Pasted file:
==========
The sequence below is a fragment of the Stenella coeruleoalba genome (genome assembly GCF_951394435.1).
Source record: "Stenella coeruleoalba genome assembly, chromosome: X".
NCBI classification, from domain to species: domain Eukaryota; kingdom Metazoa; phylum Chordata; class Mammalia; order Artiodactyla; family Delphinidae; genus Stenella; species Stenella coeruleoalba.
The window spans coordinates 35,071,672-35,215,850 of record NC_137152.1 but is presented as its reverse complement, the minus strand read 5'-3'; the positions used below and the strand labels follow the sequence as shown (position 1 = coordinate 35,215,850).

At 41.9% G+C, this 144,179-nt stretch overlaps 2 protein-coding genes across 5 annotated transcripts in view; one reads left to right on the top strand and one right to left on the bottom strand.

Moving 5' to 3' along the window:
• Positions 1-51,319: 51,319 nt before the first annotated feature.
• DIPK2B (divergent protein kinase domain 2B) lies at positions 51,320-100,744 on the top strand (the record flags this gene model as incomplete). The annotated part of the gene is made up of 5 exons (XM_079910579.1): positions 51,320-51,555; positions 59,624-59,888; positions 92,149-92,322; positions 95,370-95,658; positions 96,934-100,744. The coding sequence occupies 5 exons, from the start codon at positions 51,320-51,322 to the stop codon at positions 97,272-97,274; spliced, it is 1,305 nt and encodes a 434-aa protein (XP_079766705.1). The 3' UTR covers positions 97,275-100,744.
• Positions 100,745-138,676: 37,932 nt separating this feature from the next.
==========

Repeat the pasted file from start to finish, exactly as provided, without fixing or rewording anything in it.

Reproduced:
The sequence below is a fragment of the Stenella coeruleoalba genome (genome assembly GCF_951394435.1).
Source record: "Stenella coeruleoalba genome assembly, chromosome: X".
NCBI classification, from domain to species: domain Eukaryota; kingdom Metazoa; phylum Chordata; class Mammalia; order Artiodactyla; family Delphinidae; genus Stenella; species Stenella coeruleoalba.
The window spans coordinates 35,071,672-35,215,850 of record NC_137152.1 but is presented as its reverse complement, the minus strand read 5'-3'; the positions used below and the strand labels follow the sequence as shown (position 1 = coordinate 35,215,850).

At 41.9% G+C, this 144,179-nt stretch overlaps 2 protein-coding genes across 5 annotated transcripts in view; one reads left to right on the top strand and one right to left on the bottom strand.

Moving 5' to 3' along the window:
• Positions 1-51,319: 51,319 nt before the first annotated feature.
• DIPK2B (divergent protein kinase domain 2B) lies at positions 51,320-100,744 on the top strand (the record flags this gene model as incomplete). The annotated part of the gene is made up of 5 exons (XM_079910579.1): positions 51,320-51,555; positions 59,624-59,888; positions 92,149-92,322; positions 95,370-95,658; positions 96,934-100,744. The coding sequence occupies 5 exons, from the start codon at positions 51,320-51,322 to the stop codon at positions 97,272-97,274; spliced, it is 1,305 nt and encodes a 434-aa protein (XP_079766705.1). The 3' UTR covers positions 97,275-100,744.
• Positions 100,745-138,676: 37,932 nt separating this feature from the next.